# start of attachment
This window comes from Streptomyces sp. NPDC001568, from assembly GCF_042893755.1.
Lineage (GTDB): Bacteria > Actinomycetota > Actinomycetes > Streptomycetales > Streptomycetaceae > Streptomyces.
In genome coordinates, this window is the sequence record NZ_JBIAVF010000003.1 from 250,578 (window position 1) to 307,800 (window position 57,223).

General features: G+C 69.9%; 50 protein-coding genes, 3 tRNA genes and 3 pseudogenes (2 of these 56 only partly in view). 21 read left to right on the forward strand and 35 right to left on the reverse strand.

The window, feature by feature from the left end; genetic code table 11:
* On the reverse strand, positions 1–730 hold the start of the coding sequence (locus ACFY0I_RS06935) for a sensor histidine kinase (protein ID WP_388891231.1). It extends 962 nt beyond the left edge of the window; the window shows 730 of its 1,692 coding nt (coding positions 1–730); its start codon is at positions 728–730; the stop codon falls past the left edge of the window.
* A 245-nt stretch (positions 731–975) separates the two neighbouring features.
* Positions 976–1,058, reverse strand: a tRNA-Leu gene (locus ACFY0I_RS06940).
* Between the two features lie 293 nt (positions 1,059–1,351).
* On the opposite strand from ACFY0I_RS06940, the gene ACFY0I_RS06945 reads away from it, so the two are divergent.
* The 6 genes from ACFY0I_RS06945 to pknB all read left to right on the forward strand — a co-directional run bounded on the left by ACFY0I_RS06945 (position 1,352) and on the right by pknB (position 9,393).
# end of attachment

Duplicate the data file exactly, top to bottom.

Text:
This window comes from Streptomyces sp. NPDC001568, from assembly GCF_042893755.1.
Lineage (GTDB): Bacteria > Actinomycetota > Actinomycetes > Streptomycetales > Streptomycetaceae > Streptomyces.
In genome coordinates, this window is the sequence record NZ_JBIAVF010000003.1 from 250,578 (window position 1) to 307,800 (window position 57,223).

General features: G+C 69.9%; 50 protein-coding genes, 3 tRNA genes and 3 pseudogenes (2 of these 56 only partly in view). 21 read left to right on the forward strand and 35 right to left on the reverse strand.

The window, feature by feature from the left end; genetic code table 11:
* On the reverse strand, positions 1–730 hold the start of the coding sequence (locus ACFY0I_RS06935) for a sensor histidine kinase (protein ID WP_388891231.1). It extends 962 nt beyond the left edge of the window; the window shows 730 of its 1,692 coding nt (coding positions 1–730); its start codon is at positions 728–730; the stop codon falls past the left edge of the window.
* A 245-nt stretch (positions 731–975) separates the two neighbouring features.
* Positions 976–1,058, reverse strand: a tRNA-Leu gene (locus ACFY0I_RS06940).
* Between the two features lie 293 nt (positions 1,059–1,351).
* On the opposite strand from ACFY0I_RS06940, the gene ACFY0I_RS06945 reads away from it, so the two are divergent.
* The 6 genes from ACFY0I_RS06945 to pknB all read left to right on the forward strand — a co-directional run bounded on the left by ACFY0I_RS06945 (position 1,352) and on the right by pknB (position 9,393).